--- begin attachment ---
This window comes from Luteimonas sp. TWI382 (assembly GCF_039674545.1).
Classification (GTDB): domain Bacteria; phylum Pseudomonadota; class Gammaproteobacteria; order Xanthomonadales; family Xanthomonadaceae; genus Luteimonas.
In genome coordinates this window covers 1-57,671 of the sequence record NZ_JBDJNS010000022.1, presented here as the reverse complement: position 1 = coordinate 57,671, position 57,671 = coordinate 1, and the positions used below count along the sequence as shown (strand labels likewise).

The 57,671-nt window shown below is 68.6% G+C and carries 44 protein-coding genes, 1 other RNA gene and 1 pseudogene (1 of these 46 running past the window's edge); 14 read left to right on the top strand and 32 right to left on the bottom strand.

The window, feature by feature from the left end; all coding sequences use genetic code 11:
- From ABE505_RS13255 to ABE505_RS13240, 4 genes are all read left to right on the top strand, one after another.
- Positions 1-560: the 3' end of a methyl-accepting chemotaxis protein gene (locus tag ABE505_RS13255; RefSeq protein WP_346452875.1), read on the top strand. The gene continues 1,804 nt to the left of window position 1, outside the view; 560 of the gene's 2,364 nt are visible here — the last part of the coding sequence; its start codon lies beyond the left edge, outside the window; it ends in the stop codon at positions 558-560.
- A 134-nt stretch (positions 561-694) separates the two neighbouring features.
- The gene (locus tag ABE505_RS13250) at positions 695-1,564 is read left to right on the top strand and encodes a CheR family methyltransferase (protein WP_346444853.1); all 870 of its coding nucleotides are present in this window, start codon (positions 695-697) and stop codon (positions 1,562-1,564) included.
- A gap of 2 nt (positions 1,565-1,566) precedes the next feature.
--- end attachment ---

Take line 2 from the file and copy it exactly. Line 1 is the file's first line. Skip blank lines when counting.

Classification (GTDB): domain Bacteria; phylum Pseudomonadota; class Gammaproteobacteria; order Xanthomonadales; family Xanthomonadaceae; genus Luteimonas.